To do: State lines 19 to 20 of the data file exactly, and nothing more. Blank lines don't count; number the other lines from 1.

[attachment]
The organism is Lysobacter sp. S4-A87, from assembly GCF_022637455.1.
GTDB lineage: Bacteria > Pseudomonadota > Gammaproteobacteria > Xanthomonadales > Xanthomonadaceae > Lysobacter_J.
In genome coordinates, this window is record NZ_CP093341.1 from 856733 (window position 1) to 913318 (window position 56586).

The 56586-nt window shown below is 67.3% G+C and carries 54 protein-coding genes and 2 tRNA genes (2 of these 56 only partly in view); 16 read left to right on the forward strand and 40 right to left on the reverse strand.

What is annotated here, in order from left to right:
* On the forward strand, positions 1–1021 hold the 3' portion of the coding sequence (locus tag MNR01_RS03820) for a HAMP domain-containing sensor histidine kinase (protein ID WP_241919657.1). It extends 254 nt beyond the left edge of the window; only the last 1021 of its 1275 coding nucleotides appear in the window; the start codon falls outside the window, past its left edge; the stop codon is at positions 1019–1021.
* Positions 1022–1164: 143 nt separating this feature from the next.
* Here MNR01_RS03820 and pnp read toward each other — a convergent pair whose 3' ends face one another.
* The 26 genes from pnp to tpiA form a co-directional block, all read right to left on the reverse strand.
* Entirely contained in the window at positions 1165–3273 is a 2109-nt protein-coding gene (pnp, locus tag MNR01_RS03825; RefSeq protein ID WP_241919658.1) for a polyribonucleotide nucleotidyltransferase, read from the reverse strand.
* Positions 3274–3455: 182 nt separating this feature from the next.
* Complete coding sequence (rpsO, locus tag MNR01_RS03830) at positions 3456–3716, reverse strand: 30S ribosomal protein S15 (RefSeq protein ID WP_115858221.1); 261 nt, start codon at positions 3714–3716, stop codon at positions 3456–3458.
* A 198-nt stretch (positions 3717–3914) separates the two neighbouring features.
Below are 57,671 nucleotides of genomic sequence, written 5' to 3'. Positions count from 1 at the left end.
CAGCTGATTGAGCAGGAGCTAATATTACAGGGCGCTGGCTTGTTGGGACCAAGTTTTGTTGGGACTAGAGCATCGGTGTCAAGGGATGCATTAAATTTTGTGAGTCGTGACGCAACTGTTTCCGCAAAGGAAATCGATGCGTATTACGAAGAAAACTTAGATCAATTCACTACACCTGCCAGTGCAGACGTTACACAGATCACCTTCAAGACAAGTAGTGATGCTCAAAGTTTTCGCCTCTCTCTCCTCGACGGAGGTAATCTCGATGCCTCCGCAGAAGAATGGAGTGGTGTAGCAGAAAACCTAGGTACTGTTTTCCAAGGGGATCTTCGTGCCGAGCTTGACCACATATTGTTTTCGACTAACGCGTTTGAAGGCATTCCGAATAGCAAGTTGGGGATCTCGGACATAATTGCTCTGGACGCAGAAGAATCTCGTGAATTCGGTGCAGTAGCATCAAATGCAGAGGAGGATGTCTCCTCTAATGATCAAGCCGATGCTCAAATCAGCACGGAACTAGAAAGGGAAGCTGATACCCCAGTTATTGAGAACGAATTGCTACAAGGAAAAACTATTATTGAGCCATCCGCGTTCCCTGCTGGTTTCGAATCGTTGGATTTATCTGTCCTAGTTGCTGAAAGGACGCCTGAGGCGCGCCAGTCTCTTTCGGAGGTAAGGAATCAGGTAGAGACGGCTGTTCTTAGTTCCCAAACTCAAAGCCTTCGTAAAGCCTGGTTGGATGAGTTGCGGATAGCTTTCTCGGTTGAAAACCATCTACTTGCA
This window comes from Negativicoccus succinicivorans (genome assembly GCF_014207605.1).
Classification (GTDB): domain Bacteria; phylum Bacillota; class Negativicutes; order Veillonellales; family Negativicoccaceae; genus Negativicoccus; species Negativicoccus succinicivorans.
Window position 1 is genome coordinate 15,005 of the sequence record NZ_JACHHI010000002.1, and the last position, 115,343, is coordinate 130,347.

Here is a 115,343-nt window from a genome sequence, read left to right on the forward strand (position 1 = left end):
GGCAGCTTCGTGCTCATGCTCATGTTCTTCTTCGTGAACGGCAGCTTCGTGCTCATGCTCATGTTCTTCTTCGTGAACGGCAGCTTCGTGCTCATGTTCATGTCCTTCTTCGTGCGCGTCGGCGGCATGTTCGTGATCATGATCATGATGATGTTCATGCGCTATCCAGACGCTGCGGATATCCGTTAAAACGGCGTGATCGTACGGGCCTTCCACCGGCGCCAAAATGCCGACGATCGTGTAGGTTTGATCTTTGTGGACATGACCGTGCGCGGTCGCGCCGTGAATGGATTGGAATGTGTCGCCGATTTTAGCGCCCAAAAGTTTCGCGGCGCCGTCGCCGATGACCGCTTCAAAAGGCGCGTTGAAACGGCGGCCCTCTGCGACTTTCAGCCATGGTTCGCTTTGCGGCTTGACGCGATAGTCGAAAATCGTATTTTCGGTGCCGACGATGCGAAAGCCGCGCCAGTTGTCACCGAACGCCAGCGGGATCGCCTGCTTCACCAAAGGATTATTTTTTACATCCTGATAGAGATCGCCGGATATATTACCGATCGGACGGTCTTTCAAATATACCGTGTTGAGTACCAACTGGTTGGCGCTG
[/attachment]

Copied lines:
Here is a 115,343-nt window from a genome sequence, read left to right on the forward strand (position 1 = left end):
GGCAGCTTCGTGCTCATGCTCATGTTCTTCTTCGTGAACGGCAGCTTCGTGCTCATGCTCATGTTCTTCTTCGTGAACGGCAGCTTCGTGCTCATGTTCATGTCCTTCTTCGTGCGCGTCGGCGGCATGTTCGTGATCATGATCATGATGATGTTCATGCGCTATCCAGACGCTGCGGATATCCGTTAAAACGGCGTGATCGTACGGGCCTTCCACCGGCGCCAAAATGCCGACGATCGTGTAGGTTTGATCTTTGTGGACATGACCGTGCGCGGTCGCGCCGTGAATGGATTGGAATGTGTCGCCGATTTTAGCGCCCAAAAGTTTCGCGGCGCCGTCGCCGATGACCGCTTCAAAAGGCGCGTTGAAACGGCGGCCCTCTGCGACTTTCAGCCATGGTTCGCTTTGCGGCTTGACGCGATAGTCGAAAATCGTATTTTCGGTGCCGACGATGCGAAAGCCGCGCCAGTTGTCACCGAACGCCAGCGGGATCGCCTGCTTCACCAAAGGATTATTTTTTACATCCTGATAGAGATCGCCGGATATATTACCGATCGGACGGTCTTTCAAATATACCGTGTTGAGTACCAACTGGTTGGCGCTG